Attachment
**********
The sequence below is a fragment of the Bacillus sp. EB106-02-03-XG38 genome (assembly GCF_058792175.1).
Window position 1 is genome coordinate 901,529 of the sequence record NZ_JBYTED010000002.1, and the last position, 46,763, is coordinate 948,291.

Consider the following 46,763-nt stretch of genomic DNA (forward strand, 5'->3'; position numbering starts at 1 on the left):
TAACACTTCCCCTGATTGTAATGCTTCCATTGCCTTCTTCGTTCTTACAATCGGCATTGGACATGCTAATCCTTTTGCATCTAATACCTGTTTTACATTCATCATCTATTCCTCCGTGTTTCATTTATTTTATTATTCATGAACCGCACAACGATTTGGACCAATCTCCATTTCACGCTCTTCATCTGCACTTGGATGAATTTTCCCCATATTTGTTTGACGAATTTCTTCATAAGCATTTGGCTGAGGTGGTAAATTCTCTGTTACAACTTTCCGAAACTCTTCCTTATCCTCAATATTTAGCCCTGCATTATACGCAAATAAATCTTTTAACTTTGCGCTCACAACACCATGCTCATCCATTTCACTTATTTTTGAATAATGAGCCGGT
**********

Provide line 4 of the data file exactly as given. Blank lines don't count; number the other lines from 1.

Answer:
TAACACTTCCCCTGATTGTAATGCTTCCATTGCCTTCTTCGTTCTTACAATCGGCATTGGACATGCTAATCCTTTTGCATCTAATACCTGTTTTACATTCATCATCTATTCCTCCGTGTTTCATTTATTTTATTATTCATGAACCGCACAACGATTTGGACCAATCTCCATTTCACGCTCTTCATCTGCACTTGGATGAATTTTCCCCATATTTGTTTGACGAATTTCTTCATAAGCATTTGGCTGAGGTGGTAAATTCTCTGTTACAACTTTCCGAAACTCTTCCTTATCCTCAATATTTAGCCCTGCATTATACGCAAATAAATCTTTTAACTTTGCGCTCACAACACCATGCTCATCCATTTCACTTATTTTTGAATAATGAGCCGGT